Wednesday, October 13, 2021 12pm to 12:50pm
About this Event
UCR Department of Music
2021-2022 Florence Bayz Music Series — Wednesday@Noon via Zoom Series
Music-evoked nostalgia: Affect, behavior, and memory
EARS research group is pleased to present the Music-Evoked Nostalgia research that we have put great efforts in the past three years. Initiated by Prof. Paulo C. Chagas and led by Dr. Eun Cho, this experimental research project aimed to explore music-evoked nostalgia in three different aspects: affective responses, prosocial behavior, and autobiographical memories. Beginning in January 2020, 140 UCR undergraduate students voluntarily took part in a one-on-one music listening experiment, and data collection has been completed in February 2021. Data analysis has been done in collaboration with EARS student researchers. We will share all the interesting findings that we have found from the study and would love to hear feedback from the UCR music community.
October 13, 2021
Wednesday, 12:00-12:50 P.M. PDT
Free and open to the public.
Please register in advance for this event: https://ucr.zoom.us/meeting/register/tJ0rd-uurD4sE9A6zRypY2j-cNeSnpUJbIqx
After registering, you will receive a confirmation email with information about joining the concert.
Dr. Paulo C. Chagas is professor of composition at the University of California, Riverside. He recently edited the book Sounds from Within: Phenomenology and Practice (Springer, 2021) and published the book Zwischen Klängen und Apparaten: zur Theorie und Praxis der elektronischen Musik [Between sounds and apparatuses: theory and practice of electronic music] (Rediroma, 2021) Chagas has received several international awards, including recently the prestigious Fulbright research grant for an audiovisual composition project in Russia.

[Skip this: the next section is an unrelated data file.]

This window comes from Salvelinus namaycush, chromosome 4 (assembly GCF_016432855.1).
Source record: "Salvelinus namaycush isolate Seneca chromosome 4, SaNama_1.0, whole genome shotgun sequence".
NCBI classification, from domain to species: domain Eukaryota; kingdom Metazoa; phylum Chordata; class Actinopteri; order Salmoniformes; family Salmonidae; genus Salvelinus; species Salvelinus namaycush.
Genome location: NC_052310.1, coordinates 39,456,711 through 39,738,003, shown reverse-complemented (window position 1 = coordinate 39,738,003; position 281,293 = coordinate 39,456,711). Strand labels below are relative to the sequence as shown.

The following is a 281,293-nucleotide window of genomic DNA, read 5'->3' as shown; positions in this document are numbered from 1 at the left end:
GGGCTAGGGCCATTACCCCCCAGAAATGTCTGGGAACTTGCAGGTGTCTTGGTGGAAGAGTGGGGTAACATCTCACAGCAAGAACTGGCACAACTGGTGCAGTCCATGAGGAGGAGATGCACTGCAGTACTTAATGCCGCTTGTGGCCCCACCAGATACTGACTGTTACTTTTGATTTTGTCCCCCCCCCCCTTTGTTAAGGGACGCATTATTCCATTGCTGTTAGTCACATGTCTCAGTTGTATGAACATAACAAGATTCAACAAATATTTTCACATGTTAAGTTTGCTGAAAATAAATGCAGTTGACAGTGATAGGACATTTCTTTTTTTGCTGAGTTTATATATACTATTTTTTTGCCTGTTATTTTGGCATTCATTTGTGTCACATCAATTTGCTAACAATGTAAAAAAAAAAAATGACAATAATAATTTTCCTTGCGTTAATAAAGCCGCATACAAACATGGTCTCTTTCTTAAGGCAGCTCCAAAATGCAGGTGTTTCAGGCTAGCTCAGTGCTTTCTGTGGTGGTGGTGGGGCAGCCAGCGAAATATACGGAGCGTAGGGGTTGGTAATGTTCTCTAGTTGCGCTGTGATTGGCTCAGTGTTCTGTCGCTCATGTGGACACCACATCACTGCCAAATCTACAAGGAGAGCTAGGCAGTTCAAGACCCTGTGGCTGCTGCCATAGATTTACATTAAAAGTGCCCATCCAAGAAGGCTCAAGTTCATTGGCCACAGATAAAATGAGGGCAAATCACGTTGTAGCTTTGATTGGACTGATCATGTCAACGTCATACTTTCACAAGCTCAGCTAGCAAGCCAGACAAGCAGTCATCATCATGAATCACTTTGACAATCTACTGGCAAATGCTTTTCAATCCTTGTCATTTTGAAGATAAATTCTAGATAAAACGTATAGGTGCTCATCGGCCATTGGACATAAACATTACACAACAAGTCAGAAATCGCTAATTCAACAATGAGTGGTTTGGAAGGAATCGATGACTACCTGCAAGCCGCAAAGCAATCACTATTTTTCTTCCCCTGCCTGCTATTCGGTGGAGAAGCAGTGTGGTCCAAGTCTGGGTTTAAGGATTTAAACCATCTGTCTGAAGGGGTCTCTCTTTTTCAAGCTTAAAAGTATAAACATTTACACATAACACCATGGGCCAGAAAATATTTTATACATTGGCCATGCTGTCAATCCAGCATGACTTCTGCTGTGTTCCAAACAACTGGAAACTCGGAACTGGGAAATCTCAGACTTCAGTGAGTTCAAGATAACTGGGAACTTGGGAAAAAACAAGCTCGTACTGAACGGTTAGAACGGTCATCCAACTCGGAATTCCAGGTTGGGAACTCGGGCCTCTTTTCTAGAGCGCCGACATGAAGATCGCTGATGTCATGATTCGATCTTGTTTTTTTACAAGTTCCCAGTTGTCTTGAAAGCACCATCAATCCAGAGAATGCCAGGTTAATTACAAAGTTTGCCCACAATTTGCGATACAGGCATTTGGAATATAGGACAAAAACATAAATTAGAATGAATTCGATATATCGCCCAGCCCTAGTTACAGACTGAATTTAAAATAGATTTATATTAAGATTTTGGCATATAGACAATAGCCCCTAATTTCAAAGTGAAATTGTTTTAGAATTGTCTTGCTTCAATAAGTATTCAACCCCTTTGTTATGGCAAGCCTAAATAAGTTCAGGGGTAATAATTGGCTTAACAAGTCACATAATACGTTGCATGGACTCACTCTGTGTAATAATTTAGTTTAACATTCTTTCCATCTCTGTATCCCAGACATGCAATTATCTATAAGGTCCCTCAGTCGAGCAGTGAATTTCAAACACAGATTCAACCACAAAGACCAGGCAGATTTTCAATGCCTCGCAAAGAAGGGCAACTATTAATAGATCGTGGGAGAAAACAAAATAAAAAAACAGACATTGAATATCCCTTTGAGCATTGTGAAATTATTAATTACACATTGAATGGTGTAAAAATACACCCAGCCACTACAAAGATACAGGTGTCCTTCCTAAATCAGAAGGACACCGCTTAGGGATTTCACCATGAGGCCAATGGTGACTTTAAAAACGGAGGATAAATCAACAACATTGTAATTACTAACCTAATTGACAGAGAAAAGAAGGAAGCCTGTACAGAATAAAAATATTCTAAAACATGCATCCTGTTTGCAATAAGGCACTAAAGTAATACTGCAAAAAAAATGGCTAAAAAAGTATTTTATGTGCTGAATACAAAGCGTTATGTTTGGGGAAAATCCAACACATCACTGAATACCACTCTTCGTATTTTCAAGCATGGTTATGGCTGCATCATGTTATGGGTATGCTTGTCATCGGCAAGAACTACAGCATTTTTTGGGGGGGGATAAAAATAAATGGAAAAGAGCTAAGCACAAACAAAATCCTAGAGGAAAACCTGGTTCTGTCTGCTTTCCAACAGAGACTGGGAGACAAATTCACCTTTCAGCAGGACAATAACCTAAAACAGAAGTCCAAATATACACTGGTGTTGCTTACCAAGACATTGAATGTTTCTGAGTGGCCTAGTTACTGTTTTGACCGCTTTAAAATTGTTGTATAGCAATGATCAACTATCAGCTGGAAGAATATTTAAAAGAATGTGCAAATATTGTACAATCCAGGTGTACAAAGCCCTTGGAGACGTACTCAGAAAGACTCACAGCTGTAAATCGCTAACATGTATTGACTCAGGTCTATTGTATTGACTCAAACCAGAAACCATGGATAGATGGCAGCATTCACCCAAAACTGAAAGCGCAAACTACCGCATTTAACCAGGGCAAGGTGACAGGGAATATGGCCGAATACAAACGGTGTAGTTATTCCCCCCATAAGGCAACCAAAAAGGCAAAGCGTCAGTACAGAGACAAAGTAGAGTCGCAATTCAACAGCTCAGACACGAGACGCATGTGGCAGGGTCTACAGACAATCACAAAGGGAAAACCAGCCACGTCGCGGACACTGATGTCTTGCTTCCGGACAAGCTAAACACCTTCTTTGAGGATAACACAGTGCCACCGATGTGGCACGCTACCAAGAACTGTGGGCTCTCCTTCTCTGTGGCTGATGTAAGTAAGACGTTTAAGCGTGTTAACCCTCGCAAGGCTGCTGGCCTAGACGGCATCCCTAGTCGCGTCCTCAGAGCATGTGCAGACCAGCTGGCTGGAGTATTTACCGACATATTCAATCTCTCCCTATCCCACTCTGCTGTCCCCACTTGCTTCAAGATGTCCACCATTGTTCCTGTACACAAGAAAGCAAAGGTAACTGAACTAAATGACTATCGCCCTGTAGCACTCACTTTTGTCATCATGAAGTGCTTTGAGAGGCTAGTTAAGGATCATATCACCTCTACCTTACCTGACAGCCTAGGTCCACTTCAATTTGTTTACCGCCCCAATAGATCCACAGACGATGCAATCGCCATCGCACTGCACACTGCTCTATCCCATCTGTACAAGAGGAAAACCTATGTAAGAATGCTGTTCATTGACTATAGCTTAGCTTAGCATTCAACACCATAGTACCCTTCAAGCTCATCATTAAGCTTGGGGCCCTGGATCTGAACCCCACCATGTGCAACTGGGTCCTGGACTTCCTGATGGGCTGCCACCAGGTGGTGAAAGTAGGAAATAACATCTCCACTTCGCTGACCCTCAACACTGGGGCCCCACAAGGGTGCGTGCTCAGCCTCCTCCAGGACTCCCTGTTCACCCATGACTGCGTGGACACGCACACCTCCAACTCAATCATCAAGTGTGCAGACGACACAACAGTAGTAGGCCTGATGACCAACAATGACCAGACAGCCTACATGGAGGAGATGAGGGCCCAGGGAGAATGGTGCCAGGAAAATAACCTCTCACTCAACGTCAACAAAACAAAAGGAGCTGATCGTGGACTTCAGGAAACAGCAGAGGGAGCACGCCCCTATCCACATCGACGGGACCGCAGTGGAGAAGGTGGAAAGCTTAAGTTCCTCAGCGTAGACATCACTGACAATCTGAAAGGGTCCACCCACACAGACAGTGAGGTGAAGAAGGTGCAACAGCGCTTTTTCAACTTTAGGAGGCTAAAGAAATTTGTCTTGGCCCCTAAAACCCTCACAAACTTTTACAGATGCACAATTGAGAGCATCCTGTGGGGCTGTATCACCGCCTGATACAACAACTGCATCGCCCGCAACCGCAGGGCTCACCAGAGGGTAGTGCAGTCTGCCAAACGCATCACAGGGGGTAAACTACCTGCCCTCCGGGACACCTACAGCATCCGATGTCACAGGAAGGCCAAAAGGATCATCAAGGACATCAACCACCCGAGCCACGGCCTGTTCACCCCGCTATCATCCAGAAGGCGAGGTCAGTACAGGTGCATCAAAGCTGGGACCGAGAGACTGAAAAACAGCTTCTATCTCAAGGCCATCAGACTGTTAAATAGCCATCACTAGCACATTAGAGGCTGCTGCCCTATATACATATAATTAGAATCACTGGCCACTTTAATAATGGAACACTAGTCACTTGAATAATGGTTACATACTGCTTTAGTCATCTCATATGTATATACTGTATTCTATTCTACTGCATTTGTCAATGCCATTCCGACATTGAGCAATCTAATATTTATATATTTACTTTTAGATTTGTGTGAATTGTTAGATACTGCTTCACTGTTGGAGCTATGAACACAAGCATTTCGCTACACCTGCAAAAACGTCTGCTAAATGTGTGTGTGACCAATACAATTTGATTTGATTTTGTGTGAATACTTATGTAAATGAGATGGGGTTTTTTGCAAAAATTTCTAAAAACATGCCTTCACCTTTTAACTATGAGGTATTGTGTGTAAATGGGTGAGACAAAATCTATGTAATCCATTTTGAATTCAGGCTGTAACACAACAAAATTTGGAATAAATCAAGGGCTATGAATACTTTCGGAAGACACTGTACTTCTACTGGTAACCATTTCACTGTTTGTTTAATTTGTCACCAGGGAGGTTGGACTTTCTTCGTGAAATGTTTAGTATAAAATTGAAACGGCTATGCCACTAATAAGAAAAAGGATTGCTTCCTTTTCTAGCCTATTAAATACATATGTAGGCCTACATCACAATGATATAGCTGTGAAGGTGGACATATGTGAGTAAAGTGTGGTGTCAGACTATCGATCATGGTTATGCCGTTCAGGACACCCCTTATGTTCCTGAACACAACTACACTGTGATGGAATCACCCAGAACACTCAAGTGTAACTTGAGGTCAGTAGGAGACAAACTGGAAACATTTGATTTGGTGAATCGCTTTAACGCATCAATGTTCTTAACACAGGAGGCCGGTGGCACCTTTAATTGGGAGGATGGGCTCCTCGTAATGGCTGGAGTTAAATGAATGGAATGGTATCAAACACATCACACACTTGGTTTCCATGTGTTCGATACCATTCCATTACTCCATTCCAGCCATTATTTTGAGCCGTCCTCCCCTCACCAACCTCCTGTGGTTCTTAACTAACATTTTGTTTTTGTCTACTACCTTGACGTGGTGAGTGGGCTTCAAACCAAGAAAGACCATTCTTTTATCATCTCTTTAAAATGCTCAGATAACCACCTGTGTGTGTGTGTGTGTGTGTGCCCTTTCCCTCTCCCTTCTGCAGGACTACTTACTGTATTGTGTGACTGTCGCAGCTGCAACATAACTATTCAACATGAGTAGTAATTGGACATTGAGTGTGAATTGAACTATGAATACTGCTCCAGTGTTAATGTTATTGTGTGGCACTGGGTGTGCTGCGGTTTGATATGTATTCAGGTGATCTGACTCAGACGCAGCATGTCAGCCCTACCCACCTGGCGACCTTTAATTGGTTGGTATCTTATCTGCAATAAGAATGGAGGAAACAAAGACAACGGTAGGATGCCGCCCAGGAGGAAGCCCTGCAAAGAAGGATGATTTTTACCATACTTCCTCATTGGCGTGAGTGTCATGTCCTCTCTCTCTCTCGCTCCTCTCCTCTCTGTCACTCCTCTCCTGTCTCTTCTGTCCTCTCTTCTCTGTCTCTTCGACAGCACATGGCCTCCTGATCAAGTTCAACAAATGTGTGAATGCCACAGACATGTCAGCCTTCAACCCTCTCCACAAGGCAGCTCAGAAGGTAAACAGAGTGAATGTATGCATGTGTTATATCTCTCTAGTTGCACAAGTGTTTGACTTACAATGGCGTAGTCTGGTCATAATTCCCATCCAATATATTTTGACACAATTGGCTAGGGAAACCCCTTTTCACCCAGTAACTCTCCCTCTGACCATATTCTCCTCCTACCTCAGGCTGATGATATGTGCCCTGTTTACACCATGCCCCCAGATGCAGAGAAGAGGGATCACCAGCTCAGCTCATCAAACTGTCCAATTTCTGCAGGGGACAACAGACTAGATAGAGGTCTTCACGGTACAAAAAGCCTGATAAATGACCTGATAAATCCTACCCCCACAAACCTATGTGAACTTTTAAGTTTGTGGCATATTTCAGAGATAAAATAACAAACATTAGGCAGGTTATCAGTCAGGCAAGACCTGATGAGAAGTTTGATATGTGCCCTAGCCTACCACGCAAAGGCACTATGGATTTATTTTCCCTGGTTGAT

Dr. Eun Cho is a music educator and a researcher, interested in the interdisciplinary research that encompasses music, education, psychology, and culture. Currently, she is a Visiting Scholar at EARS at UCR and have been leading a research project on music-evoked nostalgia since 2019. She has widely published in internationally renowned journals, including Psychology of Music, Research Studies in Music Education, and Frontiers in Psychology, and co-authored multiple book chapters.
Owain Graham is a doctoral candidate in ethnomusicology at UC Riverside. He is also a member of the EARS. research team investigating music-evoked memories and nostalgia. His dissertation research focuses on the ritualized performance of healing songs in the Peruvian Amazon and how these songs support processes of healing and mediate cross-cultural encounters in the ongoing globalization of traditional Amazonian medicine and shamanism.
Eric Barreto is a Brazilian music educator and composer, interested in research about composition, culture, creativity and educational curriculum. He currently teaches at the Federal Institute of Bahia and is a PhD student at the Federal University of Bahia, Brazil (UFBA), studying cultural and creative aspects in music composition teaching and learning at ten Brazilian universities, under the supervision of Dr. Paulo Costa Lima. During his Master’s degree studies, he investigated the cultural process in teaching music composition in the undergraduate composition course at UFBA, focusing on the students’ cultural experiences throughout the process of learning composition.
Genesis Garza Morales received her B.A. in Psychology with a minor in Comparative Literature and Languages, Classical Studies from the University of California, Riverside. She operates within three labs: Dr. Brent Hughes’ Social Neuroscience Lab, Dr. Sonja Lyubomirsky’s Positive Activities and Well-being Lab, and Dr. Eun Cho’s Experimental Acoustics Research Lab. Within these, she investigates relational Well-being and empathic accuracy, self-compassion and prosocial behavior, and music-evoked-autobiographical-memory, respectively. Her post-graduation plans are geared towards pursuing a Ph.D. in the Social Neuroscience-Psychology discipline.
Dr. Yoo Ji Hwang is a passionate Clarinetist and music educator based in Los Angeles, California. As an active music educator, Yoo Ji has been teaching music for more than 10 years in South Korea and the United States. As a researcher, she has conducted and published numerous research studies. Her research interests in cultural diversity, music psychology, instrumental music, intercultural approaches in music have been presented at state, national conferences. Currently, she is currently an affiliate at EARS at the University of California, Riverside.
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